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Navigating the US: Getting Around in Pittsburgh, Pennsylvania

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Getting around in Pittsburgh

Pittsburgh is a Pennsylvania city nestled where the Monongahela and Allegheny Rivers meet to form the Ohio River. The ‘Burg, as it’s affectionately called by locals, is home to the Steelers nation and the infamous Pittsburghese English dialect, is a hodgepodge of culture, influenced strongly by the immigrants that settled there. The street system is a bit confusing, making getting around in Pittsburgh difficult but don’t worry—we’ve got just the information for you!

Recommended Modes of Transportation

Getting around in Pittsburgh

  • Port Authority—Consisting of bus, light rail, and incline service systems, the network of Port Authority is probably the best way to get around Pittsburgh. Busses go almost anywhere in the city and the surrounding Allegheny County, meaning tourists can get almost everywhere. The light rail connects downtown to the southside of the city. If you’re having trouble deciding which route is best to get you where you need to go, make sure you check out Port Authority’s Trip Planner.
  • By taxi—Taxi is probably the easiest way to get around the city if you don’t know the roads well, though it can be a bit on the expensive side. Be aware though—they can be difficult to hail outside of the Downtown, South Side, and Oakland areas. For more information, you can contact Yellow Cab at (412) 321-8100.
  • By car—Driving yourself around Pittsburgh is probably the least convenient way to travel. The roads can be confusing, though the Belt System helps. This system can be seen in the five different color-coded routes along main roads that form a unique system of ring routes around the ‘Burgh and its surrounding areas. They’re marked by signs showing a colored circle. Find more information on the Belt System website.

Major Highways and Roadways to Know

Getting around in Pittsburgh

The major arteries of the city are Parkways East, West, and North. The Pennsylvania Turnpike is also an important highway, connecting Pittsburgh to Harrisburg and Philadelphia, while Interstate 79 takes travelers to Erie in the north and Morgantown, West Virginia in the south.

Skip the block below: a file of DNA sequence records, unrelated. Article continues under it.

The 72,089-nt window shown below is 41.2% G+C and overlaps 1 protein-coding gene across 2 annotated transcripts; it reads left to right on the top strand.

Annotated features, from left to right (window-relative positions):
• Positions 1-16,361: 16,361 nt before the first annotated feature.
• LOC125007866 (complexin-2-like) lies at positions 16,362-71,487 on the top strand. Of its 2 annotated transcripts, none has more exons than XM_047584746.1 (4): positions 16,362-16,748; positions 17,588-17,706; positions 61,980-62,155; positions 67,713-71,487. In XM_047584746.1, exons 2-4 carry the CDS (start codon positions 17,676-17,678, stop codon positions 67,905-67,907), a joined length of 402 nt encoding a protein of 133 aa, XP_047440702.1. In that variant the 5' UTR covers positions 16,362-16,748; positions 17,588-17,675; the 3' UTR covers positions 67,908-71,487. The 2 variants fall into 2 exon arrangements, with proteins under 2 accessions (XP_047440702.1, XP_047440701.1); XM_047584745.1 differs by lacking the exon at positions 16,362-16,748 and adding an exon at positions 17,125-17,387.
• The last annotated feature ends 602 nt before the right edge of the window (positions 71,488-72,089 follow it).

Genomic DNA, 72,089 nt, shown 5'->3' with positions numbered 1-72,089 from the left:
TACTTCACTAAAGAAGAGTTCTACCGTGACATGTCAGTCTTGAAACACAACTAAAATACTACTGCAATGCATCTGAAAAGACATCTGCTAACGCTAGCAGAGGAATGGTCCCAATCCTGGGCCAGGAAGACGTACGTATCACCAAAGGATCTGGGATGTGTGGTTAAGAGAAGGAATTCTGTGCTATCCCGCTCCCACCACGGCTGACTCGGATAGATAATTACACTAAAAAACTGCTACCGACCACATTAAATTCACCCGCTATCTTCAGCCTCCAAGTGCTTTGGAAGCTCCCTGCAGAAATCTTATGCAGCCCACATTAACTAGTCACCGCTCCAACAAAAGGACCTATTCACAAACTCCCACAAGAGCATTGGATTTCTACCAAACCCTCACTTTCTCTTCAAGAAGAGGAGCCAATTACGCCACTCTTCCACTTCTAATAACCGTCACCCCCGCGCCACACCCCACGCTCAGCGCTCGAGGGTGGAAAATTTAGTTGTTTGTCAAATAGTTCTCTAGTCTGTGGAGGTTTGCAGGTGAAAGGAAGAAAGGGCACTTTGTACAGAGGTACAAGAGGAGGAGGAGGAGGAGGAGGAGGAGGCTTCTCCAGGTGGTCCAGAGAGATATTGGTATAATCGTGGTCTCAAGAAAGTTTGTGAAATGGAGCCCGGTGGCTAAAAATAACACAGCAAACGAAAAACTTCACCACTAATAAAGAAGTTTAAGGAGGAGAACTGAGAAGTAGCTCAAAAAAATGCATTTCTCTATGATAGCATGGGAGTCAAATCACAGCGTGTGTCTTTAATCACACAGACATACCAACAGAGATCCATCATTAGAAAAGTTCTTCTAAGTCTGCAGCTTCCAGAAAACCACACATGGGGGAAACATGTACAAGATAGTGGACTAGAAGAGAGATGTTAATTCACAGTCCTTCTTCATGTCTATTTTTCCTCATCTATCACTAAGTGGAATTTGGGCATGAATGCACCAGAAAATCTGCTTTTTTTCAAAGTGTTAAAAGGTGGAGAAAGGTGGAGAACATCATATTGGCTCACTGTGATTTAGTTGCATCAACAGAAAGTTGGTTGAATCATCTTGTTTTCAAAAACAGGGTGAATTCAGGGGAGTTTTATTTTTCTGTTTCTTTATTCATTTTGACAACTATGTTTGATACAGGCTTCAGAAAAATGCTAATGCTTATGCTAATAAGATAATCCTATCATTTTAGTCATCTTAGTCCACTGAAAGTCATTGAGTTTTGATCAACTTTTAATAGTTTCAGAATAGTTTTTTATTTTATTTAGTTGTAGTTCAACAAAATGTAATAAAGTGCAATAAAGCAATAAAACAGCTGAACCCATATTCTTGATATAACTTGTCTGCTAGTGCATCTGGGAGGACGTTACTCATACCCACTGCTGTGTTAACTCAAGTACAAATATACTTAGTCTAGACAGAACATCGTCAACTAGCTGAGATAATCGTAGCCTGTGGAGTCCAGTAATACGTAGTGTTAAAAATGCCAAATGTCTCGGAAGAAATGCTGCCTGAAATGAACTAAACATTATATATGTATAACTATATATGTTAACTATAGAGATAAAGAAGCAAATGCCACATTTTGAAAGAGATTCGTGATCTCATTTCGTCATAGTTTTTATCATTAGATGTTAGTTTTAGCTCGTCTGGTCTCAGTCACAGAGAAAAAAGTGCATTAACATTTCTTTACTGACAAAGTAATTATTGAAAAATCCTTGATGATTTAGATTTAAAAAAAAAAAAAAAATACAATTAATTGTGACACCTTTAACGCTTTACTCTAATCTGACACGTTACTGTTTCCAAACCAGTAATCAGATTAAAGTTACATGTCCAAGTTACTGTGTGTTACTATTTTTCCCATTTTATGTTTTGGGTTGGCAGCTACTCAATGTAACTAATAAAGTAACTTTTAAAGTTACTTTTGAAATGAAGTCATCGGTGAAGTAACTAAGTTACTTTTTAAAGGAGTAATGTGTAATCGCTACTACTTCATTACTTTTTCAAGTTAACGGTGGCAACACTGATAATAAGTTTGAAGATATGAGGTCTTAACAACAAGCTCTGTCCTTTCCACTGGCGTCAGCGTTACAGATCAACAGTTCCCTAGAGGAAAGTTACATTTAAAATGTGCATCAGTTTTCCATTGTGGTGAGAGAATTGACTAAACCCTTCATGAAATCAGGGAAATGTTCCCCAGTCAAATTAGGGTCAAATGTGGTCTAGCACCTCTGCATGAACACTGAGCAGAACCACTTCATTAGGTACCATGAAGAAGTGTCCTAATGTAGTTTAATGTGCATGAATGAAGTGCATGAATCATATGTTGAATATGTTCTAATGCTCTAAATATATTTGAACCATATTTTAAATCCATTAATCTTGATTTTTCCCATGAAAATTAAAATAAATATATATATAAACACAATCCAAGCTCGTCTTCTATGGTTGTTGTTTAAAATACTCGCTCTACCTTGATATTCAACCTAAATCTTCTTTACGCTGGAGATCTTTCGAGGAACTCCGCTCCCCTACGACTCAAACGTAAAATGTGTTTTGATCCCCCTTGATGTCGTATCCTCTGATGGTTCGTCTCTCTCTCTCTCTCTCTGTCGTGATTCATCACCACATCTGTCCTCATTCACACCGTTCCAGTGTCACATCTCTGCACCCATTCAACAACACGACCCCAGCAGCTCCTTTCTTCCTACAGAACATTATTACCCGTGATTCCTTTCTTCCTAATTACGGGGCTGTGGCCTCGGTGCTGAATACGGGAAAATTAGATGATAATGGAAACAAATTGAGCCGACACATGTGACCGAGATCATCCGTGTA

Alternative Ways of Seeing the City

Getting around in Pittsburgh


  • By boat—Because two rivers cut through the city, one of the best ways to get around is by boat. Gateway Clipper and Pittsburgh Cruise Lines offer shuttle services to sports events at Heinz Field and PNC Park.
  • By bicycle—There are multiple different bike trails throughout the city, running along the rivers. This makes biking a great way to get around in Pittsburgh, though riding on the street might be a bit on the dangerous side. If you decide to use bikes as your main mode of transportation, make sure you’re careful of the narrow and hilly streets!
  • Just Ducky Tours—This amphibious tour will take you through the city both by land and by water, showing you a variety of sights and attractions. For tickets, just check out the tour’s website!


Getting around in Pittsburgh

The Cathedral of Learning

  • Pittsburgh Steelers—This city bleeds black and gold, so if you’re in town and into football, stopping by Heinz Field for a Steelers game is a must—unless you’re a Bengals, Browns, or Ravens fan, that is.
  • The Carnegie Museums—In a single building, you can get your fix of multiple different museums, including the Carnegie Museum of Natural History and the Carnegie Museum of Art. These museums offer a wide array of cultural experiences, making them a great place to go if you’re in Pittsburgh for a visit.
  • Mount Washington—If you want a really unique experience, be sure to take either the Monongahela or Duquesne Inclines up to the top of Mount Washington, providing you with spectacular views of the entire city. It’s the perfect day trip, especially in autumn with the beautifully colored foliage.

For more information on getting around in Pittsburgh and the attractions it offers, check out these websites: